I should have read this the minute I bought it, part I

Cover of Davis & McCormick, The Long Morning of Medieval Europe

Cover of Davis & McCormick, The Long Morning of Medieval Europe

Yes, I know I was writing about something else but this is important. If you’re working on the early Middle Ages, especially the Continental early Middle Ages, you need to get hold of a copy of Jennifer Davis’s and Michael McCormick’s The Long Morning of Medieval Europe.1 I got it mainly because I was citing something in that my erstwhile supervisor had written from a pre-print and needed up-to-date page numbers (and also knew that that was good, and that the other stuff in it looked interesting). But only this last week have I got round to actually reading the rest. I’m a fool. While it acknowledgedly doesn’t cover the whole field, and the editors say that they don’t think this could be done by a single volume, they have nonetheless done their utmost to provide a genuine state-of-the-field discourse for each of the themes they do cover.2 So, for example, the section on the economy has an intro by McCormick, then twelve absolutely crystal pages by Chris Wickham (who, as that link shows, has finally let himself be pictured on the Internet) explaining how he now sees the European economic system of the early Middle Ages having written his Framing the Early Middle Ages, then Joachim Henning explaining economy at the village level, and so on, and after reading all the essays you’d be set not just to answer an essay question but possibly to teach one. And it’s all sharp and up to date and written by some of the top experts in the field and it reads a lot like a quick way to get up to date on a lot of important thinking.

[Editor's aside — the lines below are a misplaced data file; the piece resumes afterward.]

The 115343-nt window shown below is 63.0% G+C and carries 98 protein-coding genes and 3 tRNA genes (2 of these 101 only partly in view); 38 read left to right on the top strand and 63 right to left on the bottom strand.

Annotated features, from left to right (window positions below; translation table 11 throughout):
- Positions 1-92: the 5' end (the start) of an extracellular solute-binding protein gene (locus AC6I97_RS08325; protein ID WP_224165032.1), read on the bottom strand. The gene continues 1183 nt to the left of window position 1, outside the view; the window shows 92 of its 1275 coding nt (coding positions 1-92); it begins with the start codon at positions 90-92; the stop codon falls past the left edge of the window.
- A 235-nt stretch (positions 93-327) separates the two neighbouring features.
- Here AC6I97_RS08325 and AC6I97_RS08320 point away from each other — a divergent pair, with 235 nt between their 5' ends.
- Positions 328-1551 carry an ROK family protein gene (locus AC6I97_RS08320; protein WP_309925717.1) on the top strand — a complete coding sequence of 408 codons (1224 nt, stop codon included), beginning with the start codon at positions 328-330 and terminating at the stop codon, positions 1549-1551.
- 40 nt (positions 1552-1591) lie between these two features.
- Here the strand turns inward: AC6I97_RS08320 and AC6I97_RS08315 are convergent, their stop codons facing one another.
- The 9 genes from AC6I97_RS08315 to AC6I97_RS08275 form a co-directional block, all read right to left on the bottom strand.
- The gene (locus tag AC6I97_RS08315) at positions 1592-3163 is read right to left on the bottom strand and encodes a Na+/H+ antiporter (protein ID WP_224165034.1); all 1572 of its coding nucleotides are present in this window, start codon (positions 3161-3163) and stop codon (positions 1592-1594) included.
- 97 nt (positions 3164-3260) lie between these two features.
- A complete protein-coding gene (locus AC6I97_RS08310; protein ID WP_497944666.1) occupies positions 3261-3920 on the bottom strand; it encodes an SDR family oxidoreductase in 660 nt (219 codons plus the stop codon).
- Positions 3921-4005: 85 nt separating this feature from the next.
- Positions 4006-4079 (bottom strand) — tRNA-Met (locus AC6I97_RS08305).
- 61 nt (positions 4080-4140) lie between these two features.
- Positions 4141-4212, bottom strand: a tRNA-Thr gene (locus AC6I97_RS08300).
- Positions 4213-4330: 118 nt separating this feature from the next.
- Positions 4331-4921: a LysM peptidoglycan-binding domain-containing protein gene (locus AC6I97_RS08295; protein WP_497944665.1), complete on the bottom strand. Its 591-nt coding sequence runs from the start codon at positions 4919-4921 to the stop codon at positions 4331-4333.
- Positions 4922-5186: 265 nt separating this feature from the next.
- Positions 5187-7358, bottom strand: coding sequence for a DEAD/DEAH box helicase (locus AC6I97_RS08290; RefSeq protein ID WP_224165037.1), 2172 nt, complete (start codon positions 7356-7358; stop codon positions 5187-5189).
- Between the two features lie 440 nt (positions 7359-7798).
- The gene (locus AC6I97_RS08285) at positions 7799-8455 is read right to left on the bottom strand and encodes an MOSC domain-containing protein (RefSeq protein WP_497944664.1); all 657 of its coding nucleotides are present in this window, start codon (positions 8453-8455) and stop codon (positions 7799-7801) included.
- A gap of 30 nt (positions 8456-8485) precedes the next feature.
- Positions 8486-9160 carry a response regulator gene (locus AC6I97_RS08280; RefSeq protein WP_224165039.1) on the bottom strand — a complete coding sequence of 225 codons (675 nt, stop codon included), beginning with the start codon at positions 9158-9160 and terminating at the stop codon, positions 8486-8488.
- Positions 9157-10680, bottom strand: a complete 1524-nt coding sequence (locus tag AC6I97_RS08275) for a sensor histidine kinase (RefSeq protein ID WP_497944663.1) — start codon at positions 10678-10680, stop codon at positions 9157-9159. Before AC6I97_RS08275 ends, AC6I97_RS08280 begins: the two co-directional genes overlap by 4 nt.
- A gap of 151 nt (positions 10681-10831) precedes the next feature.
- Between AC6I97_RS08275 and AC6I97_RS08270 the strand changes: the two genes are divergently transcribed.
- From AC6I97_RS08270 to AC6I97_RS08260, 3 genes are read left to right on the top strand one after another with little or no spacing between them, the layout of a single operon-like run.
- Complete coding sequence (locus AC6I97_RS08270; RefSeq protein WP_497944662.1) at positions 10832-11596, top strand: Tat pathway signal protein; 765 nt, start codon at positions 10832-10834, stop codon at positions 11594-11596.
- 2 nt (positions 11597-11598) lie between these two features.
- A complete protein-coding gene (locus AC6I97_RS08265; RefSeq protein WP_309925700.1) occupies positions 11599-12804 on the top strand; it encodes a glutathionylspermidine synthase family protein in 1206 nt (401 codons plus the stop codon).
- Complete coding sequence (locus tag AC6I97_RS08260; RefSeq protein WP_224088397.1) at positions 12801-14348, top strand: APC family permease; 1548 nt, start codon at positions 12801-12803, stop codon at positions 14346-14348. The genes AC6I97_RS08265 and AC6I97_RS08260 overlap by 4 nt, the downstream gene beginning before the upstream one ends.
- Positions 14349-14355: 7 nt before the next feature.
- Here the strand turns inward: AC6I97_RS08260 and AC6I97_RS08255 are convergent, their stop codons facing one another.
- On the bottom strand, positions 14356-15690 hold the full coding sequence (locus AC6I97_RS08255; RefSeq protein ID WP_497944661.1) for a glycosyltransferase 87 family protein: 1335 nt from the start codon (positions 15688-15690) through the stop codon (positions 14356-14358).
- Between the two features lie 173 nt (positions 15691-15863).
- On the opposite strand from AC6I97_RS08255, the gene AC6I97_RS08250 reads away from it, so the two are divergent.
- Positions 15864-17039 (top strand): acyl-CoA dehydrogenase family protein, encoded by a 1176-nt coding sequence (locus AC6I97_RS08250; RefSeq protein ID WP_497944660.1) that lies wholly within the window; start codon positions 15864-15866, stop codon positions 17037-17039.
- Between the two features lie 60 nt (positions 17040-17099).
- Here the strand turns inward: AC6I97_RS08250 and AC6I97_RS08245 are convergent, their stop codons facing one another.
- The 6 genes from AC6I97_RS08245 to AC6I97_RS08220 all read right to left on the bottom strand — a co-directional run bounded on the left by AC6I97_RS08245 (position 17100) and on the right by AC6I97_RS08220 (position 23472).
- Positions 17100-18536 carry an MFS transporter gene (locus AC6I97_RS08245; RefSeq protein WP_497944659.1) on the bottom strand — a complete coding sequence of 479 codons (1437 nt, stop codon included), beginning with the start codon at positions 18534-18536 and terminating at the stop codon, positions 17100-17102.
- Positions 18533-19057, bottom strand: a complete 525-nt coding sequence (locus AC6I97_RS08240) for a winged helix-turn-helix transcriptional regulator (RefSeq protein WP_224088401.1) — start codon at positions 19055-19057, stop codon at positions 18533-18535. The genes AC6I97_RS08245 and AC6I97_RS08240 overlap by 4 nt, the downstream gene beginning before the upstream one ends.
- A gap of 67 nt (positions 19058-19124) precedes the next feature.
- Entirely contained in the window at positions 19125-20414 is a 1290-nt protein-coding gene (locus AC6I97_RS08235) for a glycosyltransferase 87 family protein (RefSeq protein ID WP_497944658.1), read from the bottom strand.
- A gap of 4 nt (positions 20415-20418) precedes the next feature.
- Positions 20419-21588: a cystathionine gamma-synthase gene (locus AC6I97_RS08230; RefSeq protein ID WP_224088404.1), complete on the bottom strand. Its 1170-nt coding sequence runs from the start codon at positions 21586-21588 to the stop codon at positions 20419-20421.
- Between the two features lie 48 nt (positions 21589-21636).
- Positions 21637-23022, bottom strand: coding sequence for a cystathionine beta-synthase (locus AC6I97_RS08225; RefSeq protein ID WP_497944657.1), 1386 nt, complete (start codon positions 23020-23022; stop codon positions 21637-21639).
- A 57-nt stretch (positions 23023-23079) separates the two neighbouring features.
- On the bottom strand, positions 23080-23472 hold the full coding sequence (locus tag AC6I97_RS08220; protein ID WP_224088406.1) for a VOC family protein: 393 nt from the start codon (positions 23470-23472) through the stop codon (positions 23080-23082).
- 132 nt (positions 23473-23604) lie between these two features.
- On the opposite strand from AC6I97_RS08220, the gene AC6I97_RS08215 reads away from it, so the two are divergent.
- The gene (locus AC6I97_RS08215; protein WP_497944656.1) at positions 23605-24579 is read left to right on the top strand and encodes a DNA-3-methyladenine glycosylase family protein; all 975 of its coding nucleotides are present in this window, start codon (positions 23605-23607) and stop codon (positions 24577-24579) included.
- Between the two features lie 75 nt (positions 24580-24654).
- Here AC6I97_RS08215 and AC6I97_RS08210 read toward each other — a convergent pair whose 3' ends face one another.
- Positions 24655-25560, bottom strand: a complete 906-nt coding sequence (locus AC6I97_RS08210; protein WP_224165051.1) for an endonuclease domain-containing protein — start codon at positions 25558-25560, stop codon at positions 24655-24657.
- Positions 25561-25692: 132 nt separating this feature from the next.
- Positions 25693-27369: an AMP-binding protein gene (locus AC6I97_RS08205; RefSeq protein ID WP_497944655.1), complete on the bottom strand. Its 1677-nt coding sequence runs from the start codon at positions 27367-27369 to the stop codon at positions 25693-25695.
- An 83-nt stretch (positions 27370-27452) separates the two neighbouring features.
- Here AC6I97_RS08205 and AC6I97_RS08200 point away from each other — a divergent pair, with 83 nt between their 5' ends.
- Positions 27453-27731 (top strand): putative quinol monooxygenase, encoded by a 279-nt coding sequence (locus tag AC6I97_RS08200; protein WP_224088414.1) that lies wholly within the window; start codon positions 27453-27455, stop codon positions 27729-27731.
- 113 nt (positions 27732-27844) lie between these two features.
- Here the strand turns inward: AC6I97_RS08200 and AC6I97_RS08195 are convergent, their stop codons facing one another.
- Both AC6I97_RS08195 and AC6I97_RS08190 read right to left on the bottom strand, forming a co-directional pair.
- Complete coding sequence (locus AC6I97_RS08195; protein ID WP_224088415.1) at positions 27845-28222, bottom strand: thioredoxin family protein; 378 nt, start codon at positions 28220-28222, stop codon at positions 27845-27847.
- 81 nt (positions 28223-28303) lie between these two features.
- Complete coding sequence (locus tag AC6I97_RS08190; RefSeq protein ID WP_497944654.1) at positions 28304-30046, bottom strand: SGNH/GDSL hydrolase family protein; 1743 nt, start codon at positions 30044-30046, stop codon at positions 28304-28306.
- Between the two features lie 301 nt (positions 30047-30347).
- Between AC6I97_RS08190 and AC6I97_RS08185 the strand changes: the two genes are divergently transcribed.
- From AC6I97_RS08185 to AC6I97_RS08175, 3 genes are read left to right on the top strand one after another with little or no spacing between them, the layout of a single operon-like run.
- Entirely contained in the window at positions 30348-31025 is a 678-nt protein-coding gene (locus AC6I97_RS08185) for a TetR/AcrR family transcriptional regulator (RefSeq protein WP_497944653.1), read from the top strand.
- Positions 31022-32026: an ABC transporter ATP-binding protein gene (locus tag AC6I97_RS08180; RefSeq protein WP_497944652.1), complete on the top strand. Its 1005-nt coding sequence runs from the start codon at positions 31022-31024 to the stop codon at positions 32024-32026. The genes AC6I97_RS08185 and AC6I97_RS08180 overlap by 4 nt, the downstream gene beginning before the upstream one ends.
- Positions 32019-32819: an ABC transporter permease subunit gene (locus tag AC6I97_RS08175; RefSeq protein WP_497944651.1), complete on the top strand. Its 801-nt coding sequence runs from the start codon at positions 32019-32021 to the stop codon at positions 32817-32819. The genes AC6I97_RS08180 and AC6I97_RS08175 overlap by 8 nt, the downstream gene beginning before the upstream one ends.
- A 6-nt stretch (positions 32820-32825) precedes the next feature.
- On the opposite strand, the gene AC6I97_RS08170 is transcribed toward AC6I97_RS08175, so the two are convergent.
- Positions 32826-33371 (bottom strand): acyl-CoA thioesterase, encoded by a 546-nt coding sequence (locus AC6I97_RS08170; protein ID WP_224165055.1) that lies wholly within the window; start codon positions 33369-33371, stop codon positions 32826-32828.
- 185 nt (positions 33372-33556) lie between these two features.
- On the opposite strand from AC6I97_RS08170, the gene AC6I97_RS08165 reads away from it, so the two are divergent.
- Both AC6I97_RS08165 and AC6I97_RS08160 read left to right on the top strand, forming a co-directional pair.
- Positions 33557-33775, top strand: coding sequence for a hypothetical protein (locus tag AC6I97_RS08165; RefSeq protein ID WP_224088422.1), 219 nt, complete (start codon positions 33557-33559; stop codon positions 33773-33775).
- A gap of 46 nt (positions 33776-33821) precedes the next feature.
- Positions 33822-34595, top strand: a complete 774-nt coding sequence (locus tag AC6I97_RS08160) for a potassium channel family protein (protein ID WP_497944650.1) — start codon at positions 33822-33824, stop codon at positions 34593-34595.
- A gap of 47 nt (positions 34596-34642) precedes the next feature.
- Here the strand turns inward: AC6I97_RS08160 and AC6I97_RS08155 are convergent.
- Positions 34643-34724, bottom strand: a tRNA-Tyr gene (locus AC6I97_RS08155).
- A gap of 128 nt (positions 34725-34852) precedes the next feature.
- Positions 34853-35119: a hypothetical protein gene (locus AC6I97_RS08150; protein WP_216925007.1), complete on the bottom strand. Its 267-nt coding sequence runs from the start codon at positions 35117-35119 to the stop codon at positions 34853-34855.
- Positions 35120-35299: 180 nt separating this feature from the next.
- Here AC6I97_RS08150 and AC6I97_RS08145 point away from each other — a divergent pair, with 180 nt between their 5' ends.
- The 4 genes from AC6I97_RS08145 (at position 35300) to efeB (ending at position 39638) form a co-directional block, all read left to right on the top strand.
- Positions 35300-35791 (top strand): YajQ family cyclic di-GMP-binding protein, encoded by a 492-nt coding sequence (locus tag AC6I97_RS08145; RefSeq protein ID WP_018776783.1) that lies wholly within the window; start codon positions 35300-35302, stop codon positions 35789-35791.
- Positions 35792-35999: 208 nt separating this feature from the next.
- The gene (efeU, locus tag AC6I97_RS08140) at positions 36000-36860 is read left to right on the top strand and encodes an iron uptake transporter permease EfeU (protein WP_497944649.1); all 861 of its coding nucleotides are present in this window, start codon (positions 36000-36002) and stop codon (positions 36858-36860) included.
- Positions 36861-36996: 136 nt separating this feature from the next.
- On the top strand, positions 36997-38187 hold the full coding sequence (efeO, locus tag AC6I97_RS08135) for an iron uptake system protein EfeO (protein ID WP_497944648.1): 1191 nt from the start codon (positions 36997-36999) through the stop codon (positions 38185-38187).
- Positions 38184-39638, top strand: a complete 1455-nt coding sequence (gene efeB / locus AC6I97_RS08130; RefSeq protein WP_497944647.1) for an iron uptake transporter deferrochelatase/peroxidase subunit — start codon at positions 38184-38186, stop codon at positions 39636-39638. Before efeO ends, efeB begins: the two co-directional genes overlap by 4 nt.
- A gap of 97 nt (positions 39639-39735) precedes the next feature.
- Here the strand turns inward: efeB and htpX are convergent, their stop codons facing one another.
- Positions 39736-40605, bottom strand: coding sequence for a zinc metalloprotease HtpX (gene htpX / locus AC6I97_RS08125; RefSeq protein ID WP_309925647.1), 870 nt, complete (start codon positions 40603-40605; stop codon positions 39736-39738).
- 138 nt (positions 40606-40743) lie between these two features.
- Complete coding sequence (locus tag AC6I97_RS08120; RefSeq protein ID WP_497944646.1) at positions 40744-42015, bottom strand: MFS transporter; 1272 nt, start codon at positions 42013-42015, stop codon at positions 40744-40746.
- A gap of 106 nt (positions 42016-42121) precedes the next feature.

So I should have read it immediately, but I didn’t realise. As a consequence I’ve sounded off about Michael McCormick’s particular bee in the science-in-history bonnet here on the basis of a magazine article when there’s an actual scholarly discussion of it by him here.3 And someone has mailed me for help with the early medieval economy asking the very pertinent question, ‘if all these big estates are generating so much stuff for market, who’s buying it?’ to which I made some suggestions about poor relief and the correspondent wisely said something about feeding armies. Well, Chris asks the same question a few pages in and gives an answer to it, although characteristically he blames aristocrats: “I am not fond of aristocrats, but one does not have to like them to recognise their importance.”4 The argument is that by having the buying power to drive networks over which long-distance luxury trade could operate, and by needing to buy in bulk for followers and households, the big nobility caused the construction of complex exchange systems for those luxuries that other lower-level, bigger bulk forms of exchange could also use. Where the aristocrats were poor, exchange was short-range; where they were rich, all kinds of things travelled a long way. The chronologies of decline and recovery should be seen, firstly as plural and regional (and powered by politics), and secondly as actually being chronologies of simplification and recovery of complexity. We may not all agree (I still blame the weather, but then there’s a paper in here about that too) but he’s asking the crucial question about demand, whereas we have usually before only tried to answer ones about supply and distribution.